[thechat] The youth today... [WAS: santa question - quickie]

Chris Marsh chris at webbtech.co.uk
Thu Nov 28 10:09:01 CST 2002

> > Although my comment (quoted below) was facetious in nature, it
> > reflects a serious belief in the viability of corporal
> punishment. The
> > delinquent youth I was thinking of was that of the UK.
> There seems to
> > be no method of punishment for minors in Britain, which
> really leaves
> > it up to the individual to monitor their own actions. This seems
> > insane to me, given that most minors are delinquent by nature,
> Chris
> I believe that that's fundamentally untrue. I very much
> believe that discipline (ie an internally driven set of
> values and behaviours) is
> *least* effectively developed by external punishment.
> However, the most effective method involves a lot of time and
> effort, starting from a very young age.

I would agree with this in principle. I do not take the stance that
corporal punishment is a Good Thing, and should be applied regardless of
the situation or individual. I do not believe that to have corporal
punishment legitimately available to parents/schools is the same thing
as supplying a charter for adults to beat children indiscriminately.

> Remedial action involving physical punishment indicates a
> failure in the adults involved to spend that time and effort,
> resulting in the desparation methods of force, which only
> teach the lesson that might is right.

I would agree with this with the qualification that I believe that some
individuals simply will not learn to function in society unless there is
an adequate high-level deterrent to taking certain courses of action.

> But the other problem is that the only effective way for
> parents to learn how to develop their childrens' discipline
> without violence is for them to have experienced it from the
> other end. Similarly, if you grew up in an environment where
> violence is the normal method of teaching children, that will
> colour your outlook on how to bring up children - even a norm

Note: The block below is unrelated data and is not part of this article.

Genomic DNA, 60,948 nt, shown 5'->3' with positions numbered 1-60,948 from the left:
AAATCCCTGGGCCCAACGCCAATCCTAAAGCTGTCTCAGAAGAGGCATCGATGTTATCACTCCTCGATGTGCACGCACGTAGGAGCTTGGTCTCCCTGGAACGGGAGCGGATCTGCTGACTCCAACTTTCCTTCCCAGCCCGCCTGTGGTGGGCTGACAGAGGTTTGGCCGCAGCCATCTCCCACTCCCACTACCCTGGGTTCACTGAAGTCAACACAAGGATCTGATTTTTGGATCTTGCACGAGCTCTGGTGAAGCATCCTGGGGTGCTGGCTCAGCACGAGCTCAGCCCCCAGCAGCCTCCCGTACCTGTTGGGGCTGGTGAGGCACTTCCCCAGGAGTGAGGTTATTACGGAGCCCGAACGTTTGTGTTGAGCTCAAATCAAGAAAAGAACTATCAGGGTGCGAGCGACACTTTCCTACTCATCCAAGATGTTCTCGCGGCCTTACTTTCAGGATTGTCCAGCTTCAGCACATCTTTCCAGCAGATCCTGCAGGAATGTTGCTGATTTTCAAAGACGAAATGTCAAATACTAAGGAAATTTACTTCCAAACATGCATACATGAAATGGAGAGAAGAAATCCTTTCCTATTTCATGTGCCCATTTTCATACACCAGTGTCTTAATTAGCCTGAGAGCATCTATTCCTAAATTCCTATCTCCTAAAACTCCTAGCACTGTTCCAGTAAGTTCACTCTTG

> for the slightest of transgressions. The result being fearful
> children.

Again, I agree in principle. However, there is a big difference to me
between effective use of corporal punishment and the principle that
transgressions lead to pain.

> Example: in a 'know your enemy' exercise, Lucy and I read
> Chris Green's "Toddler Taming", which is essentially a manual
> into breaking your child's spirit and beating any initiative
> out of them. For the simple error of wanting to be up in the
> evening with their parents, he recommends that a child be (a)
> slapped and (b) locked in their room.
> Now we have friends who take option (b) of this advice fairly
> seriously, and morning after morning find their 3 year old
> son slumped asleep against the inside of their (locked) bedroom door.
> Exactly how does this develop self-discipline,
> self-respect/value, respect for authority and communication
> with parents (and if you don't have this at a young age, how
> on earth are you going to be able to talk to them as
> teenagers about sex, drugs and other fun stuff?)

It doesn't develop self-discipline, it develops fear. However, to treat
this means of discipline as equal to caning a child at school as a last
resort after the trangressor has put several other children in hospital
is not valid, IMHO. As with everything, it is a matter of degree. The
effectiveness of caning is not quantified by pain. It is to learn that
society will not tolerate anti-social behaviour. One may trangress a
number of times and be invited to learn the correct manner to behave
within society, but at the end of the process, this behaviour simply
won't be tolerated without consequences.


Chris Marsh

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